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Archive for the ‘DEFLATION’ Category

SPECTRE OF DEFLATION COULD BRING 1960s INTEREST RATE

Posted by Gilmour Poincaree on January 20, 2009

4:00AM Tuesday Jan 20, 2009

by Stephen Johnson – AAP

PUBLISHED BY ‘THE NEW ZEALAND HERALD’

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PUBLISHED BY ‘THE NEW ZEALAND HERALD’

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Posted in AUSTRALIA, BANKING SYSTEMS, CENTRAL BANKS, COMMERCE, COMMODITIES MARKET, DEFLATION, ECONOMIC CONJUNCTURE, ECONOMY, FINANCIAL CRISIS 2008/2009, FINANCIAL MARKETS, INDUSTRIAL PRODUCTION, INDUSTRIES, INTERNATIONAL, MACROECONOMY, NEW ZEALAND, RECESSION, REGULATIONS AND BUSINESS TRANSPARENCY, THE FLOW OF INVESTMENTS | Leave a Comment »

DEFLATION REARS ITS UGLY HEAD WORLDWIDE

Posted by Gilmour Poincaree on January 19, 2009

January 20, 2009

by Michael Sainsbury – The Australian

PUBLISHED BY ‘THE AUSTRALIAN’

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PUBLISHED BY ‘THE AUSTRALIAN’

Posted in BANKING SYSTEMS, CENTRAL BANKS, COMMERCE, COMMODITIES MARKET, DEFLATION, ECONOMIC CONJUNCTURE, ECONOMY, FINANCIAL CRISIS 2008/2009, FINANCIAL MARKETS, INDUSTRIAL PRODUCTION, INDUSTRIES, INTERNATIONAL, MACROECONOMY, RECESSION | Leave a Comment »

IGP-M – PRIMEIRA PRÉVIA APRESENTA DEFLAÇÃO DE 0,31% (Brazil)

Posted by Gilmour Poincaree on January 14, 2009

[ 13/01/2009 ]

por Alessandra Saraiva

PUBLISHED BY ‘JORNAL CRUZEIRO DO SUL’

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PUBLISHED BY ‘JORNAL CRUZEIRO DO SUL’

Posted in ÍNDICE GERAL DE PREÇOS - MERCADO (IGP-M), ÍNDICES ECONÔMICOS - BRASIL, BRASIL, COMÉRCIO - BRASIL, COMMERCE, COMMODITIES MARKET, DEFLATION, ECONOMIA - BRASIL, ECONOMIC CONJUNCTURE, ECONOMY, EXPANSÃO AGRÍCOLA, EXPANSÃO ECONÔMICA, EXPANSÃO INDUSTRIAL, FINANCIAL CRISIS 2008/2009, FLUXO DE CAPITAIS, INDÚSTRIAS, INDUSTRIAL PRODUCTION, INDUSTRIES, INTERNATIONAL, RECESSION | Leave a Comment »

AIR INDIA CUTS DOMESTIC FARES BY UP TO 82%

Posted by Gilmour Poincaree on December 31, 2008

31 Dec 2008, 05:35 hrs IST

ET Bureau

PUBLISHED BY ‘THE ECONOMIC TIMES’ (India)

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PUBLISHED BY ‘THE ECONOMIC TIMES’ (India)

Posted in AIR TRANSPORT INDUSTRY, DEFLATION, ECONOMIC CONJUNCTURE, ECONOMY, FINANCIAL CRISIS 2008/2009, INDIA, INDUSTRIES, INTERNATIONAL, RECESSION, THE FLOW OF INVESTMENTS | Leave a Comment »

U.S. BUSINESS JUST SHUTTING DOWN – EXPERT

Posted by Gilmour Poincaree on December 15, 2008

4:00AM Monday Dec 15, 2008

Associated Press

PUBLISHED BY ‘THE NEW ZEALAND HERALD’

WASHINGTON – Signs that the US recession will be long and severe mounted with a fresh round of bad economic news, including plunging sales from manufacturers to stores and falling prices that raise fears of dangerous deflation.

The widening economic troubles did put a lid on inflation. But they raised concerns about the opposite threat – the potential for a bout of deflation that could drag down incomes, clobber home prices even more and shrink corporate profits.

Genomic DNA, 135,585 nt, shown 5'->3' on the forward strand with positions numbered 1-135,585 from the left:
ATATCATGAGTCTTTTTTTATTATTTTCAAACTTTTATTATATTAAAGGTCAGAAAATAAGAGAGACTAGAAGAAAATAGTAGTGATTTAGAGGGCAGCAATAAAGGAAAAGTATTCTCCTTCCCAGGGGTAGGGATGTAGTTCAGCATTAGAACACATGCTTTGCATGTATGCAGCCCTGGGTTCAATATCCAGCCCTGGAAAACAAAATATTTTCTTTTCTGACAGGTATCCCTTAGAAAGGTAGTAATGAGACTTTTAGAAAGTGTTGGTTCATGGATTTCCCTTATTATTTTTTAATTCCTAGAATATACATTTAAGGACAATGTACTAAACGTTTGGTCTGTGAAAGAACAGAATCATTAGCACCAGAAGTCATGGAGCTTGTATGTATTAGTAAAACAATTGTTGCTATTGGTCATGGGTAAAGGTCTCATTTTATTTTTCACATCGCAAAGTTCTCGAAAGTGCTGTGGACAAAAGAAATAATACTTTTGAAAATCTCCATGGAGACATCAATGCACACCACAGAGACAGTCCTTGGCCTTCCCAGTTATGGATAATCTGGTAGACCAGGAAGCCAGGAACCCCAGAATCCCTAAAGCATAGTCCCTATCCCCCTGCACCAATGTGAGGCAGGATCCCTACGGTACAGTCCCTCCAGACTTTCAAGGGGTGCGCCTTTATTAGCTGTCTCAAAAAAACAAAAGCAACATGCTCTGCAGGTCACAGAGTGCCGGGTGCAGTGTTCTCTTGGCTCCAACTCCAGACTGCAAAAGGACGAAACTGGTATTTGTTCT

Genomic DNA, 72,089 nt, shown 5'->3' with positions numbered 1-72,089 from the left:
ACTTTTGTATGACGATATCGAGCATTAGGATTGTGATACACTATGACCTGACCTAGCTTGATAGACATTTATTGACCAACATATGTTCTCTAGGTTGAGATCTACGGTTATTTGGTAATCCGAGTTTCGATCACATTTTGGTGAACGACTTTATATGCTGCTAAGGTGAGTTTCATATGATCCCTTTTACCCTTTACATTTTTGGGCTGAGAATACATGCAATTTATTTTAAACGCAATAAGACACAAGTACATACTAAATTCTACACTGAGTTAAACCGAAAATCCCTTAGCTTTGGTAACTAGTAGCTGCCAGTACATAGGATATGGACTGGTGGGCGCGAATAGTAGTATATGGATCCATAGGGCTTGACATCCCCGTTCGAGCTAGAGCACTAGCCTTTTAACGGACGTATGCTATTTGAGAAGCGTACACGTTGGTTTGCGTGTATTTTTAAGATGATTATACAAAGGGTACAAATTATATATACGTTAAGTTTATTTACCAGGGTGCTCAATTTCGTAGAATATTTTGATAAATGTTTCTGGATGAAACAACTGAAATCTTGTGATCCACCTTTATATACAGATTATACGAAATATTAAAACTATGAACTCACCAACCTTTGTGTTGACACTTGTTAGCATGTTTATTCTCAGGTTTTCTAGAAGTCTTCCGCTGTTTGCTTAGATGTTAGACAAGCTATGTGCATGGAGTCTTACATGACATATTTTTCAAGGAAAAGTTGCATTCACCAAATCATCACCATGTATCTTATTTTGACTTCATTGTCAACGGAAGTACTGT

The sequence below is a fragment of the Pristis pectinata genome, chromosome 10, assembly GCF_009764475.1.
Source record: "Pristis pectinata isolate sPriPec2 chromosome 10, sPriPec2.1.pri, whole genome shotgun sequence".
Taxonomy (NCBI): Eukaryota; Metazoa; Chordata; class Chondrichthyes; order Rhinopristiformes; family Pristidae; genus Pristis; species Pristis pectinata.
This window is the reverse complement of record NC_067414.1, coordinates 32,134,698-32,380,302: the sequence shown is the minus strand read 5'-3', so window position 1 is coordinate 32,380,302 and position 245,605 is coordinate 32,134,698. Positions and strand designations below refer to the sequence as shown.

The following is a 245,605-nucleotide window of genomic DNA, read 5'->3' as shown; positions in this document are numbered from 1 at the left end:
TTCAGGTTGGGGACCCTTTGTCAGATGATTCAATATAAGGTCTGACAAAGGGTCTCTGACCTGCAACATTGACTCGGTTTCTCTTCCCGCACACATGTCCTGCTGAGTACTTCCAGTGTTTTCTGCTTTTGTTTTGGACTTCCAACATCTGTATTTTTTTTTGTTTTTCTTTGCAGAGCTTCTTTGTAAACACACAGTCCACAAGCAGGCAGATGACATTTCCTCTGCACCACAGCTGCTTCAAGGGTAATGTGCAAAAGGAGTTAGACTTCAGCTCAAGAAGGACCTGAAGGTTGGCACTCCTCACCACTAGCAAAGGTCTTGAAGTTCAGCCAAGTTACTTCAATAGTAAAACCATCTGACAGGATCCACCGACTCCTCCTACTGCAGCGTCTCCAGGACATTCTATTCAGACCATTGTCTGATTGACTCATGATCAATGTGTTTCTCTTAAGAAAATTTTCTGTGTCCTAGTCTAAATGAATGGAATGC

“Everything is going wrong in the fourth quarter,” said Mark Zandi, chief economist at Moody’s Economy.com. “We have collapses in consumer spending, housing and now investment. Business is just shutting down.”

The new batch of data Friday showed retail sales fell by 1.8 per cent in November, marking a record fifth straight monthly decline.

The weakness was led by another sharp drop in auto sales – the worst sales month for automakers in 26 years. After an auto bailout collapsed in Congress on Thursday night, the White House offered a partial reprieve on Friday for the Detroit Three, pledging temporary help to avoid a “disorderly bankruptcy” for one or more of them.

Treasury Department officials were discussing with the automakers what form that support would take. That gave Wall Street a lift, with the Dow Jones industrials rising about 65 points to close just under 8630.

The stock market has shown signs of settling down the past two weeks. While there’s still volatility, the terrifying lurches of several hundred points at a time have become rarer.

The Dow has closed between 8000 and 9000 for 15 trading sessions in a row.

And on two of the last three days, it has moved only double digits for the day, the first time that has happened since Lehman Brothers went bust in mid-September.

A second report from the Commerce Department showed that all stages of production – manufacturing, wholesale and retail – suffered a record drop in sales in October, the month the financial crisis hit with force.

Businesses trimmed their total inventories by the biggest amount in five years, which probably means more cuts in production and layoffs in the months ahead.

And a Labour Department report showed wholesale prices dropped 2.2 per cent in November, the fourth consecutive monthly decline. They had fallen 2.8 per cent in October, a record.

Wholesale prices have not fallen for such an extended stretch since the period between October 2001 and January 2002, when the country was struggling to emerge from the last recession.

The severity of the current recession, already the longest in a quarter-century, was raising the risk of a period of deflation for the first time in the United States since the Great Depression of the 1930s.

While falling prices for fuel and other products mean people have more to spend on other items, a prolonged stretch of price declines can escalate into falling wages as businesses are forced to slash production costs to compete for sales.